Continuing to develop this idea of the rebirth of the people of God, Ezekiel (as well as Jeremiah) elaborates on the promised new covenant. He reveals that this covenant will involve cleansing with water, a new heart, and a new spirit:
I will take you from the nations and gather you from all the countries and bring you into your own land. I will sprinkle clean water on you, and you shall be clean from all your uncleannesses, and from all your idols I will cleanse you. And I will give you a new heart, and a new spirit I will put within you. And I will remove the heart of stone from your flesh and give you a heart of flesh. And I will put my Spirit within you, and cause you to walk in my statutes and be careful to obey my rules. You shall dwell in the land that I gave to your fathers, and you shall be my people, and I will be your God (36:24-28; see also 11:19-20; 16:60).
These new covenant realities are then graphically illustrated for Ezekiel in an apocalyptic vision, where he witnesses a valley full of dry bones come to life. The bones represented the hopeless and cut-off people of Israel which, at the word of God, miraculously come together, are covered with sinews and flesh, receive the breath of God, and live (37:1-14).
You Must Be Born Again
With this background in place regarding the old truth of the new birth, Nicodemus surely should have understood Jesus’ teaching on the necessity of being born again. Given the repeated failures of Israel throughout their nation’s history, due to the depravity of all mankind—a radical corruption still evident today—a new birth from above is the only remedy for the heart of sinful man. No amount of religious ritual, pious service, or good intentions are sufficient to cleanse us from all unrighteousness and bring us from death to life (Eph. 2:1-3).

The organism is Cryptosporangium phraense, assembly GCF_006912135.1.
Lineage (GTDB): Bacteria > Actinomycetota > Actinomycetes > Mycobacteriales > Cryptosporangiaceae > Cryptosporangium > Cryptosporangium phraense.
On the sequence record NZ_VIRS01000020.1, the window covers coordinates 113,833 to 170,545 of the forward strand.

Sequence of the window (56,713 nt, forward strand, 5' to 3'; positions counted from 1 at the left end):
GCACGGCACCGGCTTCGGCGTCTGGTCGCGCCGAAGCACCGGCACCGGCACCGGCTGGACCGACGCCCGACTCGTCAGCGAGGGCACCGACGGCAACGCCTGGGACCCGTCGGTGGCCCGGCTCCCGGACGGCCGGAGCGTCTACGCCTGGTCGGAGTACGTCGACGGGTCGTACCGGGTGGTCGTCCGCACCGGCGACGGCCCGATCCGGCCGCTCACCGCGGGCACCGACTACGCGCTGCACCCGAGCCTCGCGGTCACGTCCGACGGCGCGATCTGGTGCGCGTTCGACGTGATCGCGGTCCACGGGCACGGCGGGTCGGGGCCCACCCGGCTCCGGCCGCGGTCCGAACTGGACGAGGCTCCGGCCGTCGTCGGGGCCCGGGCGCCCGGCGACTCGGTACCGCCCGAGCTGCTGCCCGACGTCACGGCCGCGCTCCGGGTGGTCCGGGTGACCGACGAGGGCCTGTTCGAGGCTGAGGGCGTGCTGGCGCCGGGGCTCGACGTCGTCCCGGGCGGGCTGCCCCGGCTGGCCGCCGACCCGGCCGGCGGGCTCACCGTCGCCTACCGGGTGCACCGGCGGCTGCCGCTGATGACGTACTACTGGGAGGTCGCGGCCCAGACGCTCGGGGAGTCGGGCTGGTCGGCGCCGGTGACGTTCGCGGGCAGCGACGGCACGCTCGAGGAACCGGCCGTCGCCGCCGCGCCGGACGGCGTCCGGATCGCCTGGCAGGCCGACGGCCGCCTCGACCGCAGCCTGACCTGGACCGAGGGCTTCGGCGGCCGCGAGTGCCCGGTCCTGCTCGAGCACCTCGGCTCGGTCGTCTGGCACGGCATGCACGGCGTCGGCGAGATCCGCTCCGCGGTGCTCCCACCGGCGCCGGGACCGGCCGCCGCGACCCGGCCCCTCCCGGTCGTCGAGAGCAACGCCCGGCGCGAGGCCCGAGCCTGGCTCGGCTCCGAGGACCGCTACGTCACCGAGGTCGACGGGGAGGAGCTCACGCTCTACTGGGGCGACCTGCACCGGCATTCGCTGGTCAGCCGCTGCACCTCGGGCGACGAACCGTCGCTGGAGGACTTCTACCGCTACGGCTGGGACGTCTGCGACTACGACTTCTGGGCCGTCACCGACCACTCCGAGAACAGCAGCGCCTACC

Nicodemus may have been the teacher of Israel, but apart from God’s sovereign grace, he was dead in his sins. But the goodness and loving kindness of God our Savior appeared when he sent his Son into the world to save us, “not because of works done by us in righteousness, but according to his own mercy, by the washing of regeneration and renewal of the Holy Spirit, whom he poured out on us richly through Jesus Christ our Savior, so that being justified by his grace we might become heirs according to the hope of eternal life” (Titus 3:5-7).
The Old Testament is a Christian book. It is the inspired word of God that makes us “wise for salvation through faith in Jesus Christ” (2 Tim. 3:15). While we ought to give ourselves to the study of the Old Testament to more fully understand the gospel of Jesus Christ, we must remember that a mere head knowledge of God’s word is not sufficient to enter the kingdom of heaven. No; we must be born again.
Matt Bedzyk serves as lead pastor at Emmanuel Community Church where he has faithfully served in many capacities for most of his life. He received his Master of Divinity from Midwestern Baptist Theological Seminary. Matt and his wife Brianna have three children: Lorien Grace, Owen James, and Vivian Jane. In his spare time, you can find him reading, brewing coffee, enjoying music, and supporting Manchester United and OG esports.